This is a very common question I get from my female patients, both young and old. Many seem convinced that cranberry juice or pills can stop a urinary tract infection (UTI) in its tracks when they feel it coming on, or take cranberry to prevent them. Well…they may not be wrong.
After many years of grandma’s advice, in 1994 a study was done on elderly women who consumed 300 ml of cranberry juice for three months and showed less bacterial counts in the urine. This is where the whole cranberry-UTI link picked up some steam. But there is more...
I used to tell patients that cranberry juice or pills can improve the acidity of the urine, and acid is a natural defense against bacteria. Common sense would dictate that more acid is better, and cranberries are a good source. Correct? Cranberry juice however may contain a lot of sugar, and it may require drinking A LOT of it to get the effect. This isn't necessarily good for diabetics or those watching their weight. Cranberry pills may be helpful, but how many should you take to get the desired effect?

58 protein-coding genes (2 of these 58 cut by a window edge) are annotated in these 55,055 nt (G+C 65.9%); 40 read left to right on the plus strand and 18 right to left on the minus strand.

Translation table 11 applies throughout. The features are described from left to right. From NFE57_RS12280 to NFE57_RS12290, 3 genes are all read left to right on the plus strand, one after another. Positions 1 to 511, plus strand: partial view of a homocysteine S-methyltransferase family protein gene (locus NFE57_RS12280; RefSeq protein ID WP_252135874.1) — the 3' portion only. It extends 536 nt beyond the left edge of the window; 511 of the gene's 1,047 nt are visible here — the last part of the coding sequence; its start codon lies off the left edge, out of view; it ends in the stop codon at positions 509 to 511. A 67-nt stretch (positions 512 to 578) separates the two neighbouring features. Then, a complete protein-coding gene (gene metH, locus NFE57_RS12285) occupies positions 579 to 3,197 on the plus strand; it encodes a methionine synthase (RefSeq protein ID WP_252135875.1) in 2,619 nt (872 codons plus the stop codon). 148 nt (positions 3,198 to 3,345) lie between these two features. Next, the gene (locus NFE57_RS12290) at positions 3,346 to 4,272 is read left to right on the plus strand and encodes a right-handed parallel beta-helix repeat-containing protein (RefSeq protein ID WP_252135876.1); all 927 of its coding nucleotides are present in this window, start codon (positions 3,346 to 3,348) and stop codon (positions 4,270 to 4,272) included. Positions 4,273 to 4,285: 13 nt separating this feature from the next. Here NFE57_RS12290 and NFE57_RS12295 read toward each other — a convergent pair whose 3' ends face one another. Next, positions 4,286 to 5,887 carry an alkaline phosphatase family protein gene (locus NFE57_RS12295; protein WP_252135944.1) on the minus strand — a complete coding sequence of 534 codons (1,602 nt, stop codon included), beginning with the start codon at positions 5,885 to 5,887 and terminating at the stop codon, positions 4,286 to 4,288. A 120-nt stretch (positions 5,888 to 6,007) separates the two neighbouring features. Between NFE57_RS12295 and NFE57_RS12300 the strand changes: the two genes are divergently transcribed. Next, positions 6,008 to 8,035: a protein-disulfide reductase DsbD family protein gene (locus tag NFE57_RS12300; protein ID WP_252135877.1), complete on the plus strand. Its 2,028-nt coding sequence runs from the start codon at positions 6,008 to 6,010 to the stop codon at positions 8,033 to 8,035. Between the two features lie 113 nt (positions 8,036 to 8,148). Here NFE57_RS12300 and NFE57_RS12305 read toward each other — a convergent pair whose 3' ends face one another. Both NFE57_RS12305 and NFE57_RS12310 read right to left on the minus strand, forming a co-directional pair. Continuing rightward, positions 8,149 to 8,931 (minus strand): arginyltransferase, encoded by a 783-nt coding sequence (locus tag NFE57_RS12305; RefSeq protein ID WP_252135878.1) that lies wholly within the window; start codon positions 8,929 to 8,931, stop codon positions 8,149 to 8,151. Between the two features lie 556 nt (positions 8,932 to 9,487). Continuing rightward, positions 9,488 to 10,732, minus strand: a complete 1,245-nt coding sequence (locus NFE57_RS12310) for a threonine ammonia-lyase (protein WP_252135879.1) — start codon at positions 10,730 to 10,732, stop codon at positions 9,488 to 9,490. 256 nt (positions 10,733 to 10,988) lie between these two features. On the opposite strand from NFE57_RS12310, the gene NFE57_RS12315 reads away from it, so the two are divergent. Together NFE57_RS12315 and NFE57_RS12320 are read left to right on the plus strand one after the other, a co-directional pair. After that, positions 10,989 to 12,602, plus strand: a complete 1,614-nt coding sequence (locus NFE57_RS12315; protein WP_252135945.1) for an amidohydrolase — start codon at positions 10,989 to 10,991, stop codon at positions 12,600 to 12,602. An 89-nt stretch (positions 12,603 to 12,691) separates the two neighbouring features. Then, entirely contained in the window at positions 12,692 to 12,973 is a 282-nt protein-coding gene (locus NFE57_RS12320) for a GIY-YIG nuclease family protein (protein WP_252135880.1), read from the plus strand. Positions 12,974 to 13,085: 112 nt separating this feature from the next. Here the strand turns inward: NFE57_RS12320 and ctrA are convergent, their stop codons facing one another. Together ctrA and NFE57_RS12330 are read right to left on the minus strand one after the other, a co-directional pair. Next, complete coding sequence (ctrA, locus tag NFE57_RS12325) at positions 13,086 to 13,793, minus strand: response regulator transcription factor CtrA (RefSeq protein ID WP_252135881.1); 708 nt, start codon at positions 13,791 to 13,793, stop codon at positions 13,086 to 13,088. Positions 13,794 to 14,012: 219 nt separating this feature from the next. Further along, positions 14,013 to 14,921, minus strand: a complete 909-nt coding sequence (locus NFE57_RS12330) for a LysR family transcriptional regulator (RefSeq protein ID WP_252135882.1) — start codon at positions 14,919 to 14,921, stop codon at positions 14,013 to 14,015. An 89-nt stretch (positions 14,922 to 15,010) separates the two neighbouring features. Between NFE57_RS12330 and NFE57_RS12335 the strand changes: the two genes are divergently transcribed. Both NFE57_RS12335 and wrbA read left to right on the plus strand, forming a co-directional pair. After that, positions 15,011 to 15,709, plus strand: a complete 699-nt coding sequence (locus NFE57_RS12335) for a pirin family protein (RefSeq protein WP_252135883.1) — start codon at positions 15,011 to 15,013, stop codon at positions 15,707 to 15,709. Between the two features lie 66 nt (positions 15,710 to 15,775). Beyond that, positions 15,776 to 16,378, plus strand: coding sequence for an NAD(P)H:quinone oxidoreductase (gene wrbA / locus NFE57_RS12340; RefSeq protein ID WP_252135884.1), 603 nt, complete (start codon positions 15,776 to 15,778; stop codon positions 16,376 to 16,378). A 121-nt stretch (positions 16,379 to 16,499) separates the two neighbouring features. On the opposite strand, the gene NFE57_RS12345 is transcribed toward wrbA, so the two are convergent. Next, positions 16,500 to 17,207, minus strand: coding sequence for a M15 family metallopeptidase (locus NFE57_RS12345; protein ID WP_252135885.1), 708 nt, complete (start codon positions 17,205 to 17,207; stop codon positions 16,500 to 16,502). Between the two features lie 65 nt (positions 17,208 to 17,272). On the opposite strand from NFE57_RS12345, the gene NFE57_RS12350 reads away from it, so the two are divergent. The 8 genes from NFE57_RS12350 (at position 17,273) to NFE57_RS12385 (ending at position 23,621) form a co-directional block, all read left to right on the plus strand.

Not too long ago, a well designed study showed a trend, but no significant improvement in preventing UTIs with cranberry, and cranberry products, however, have not been shown to significantly reduce acidity. So now what?
Cranberry is seen as a natural element people can take, in order to prevent overconsuming antibiotics. Antibiotics help, but they must be tailored to the infection, and be given at the right dose, for enough period of time to prevent recurrence, persistence or development of resistance by the bacteria. However, there are women who are most susceptible to bacterial adherence, and certain bacteria are more likely to stick to the body surfaces than others.
So, what’s so special about cranberries?
In raw cranberries there are at least six chemical compounds that can interfere with bacterial adherence to the body. These compounds modify the surface properties of the bacteria to make them less sticky to the lining of the bladder.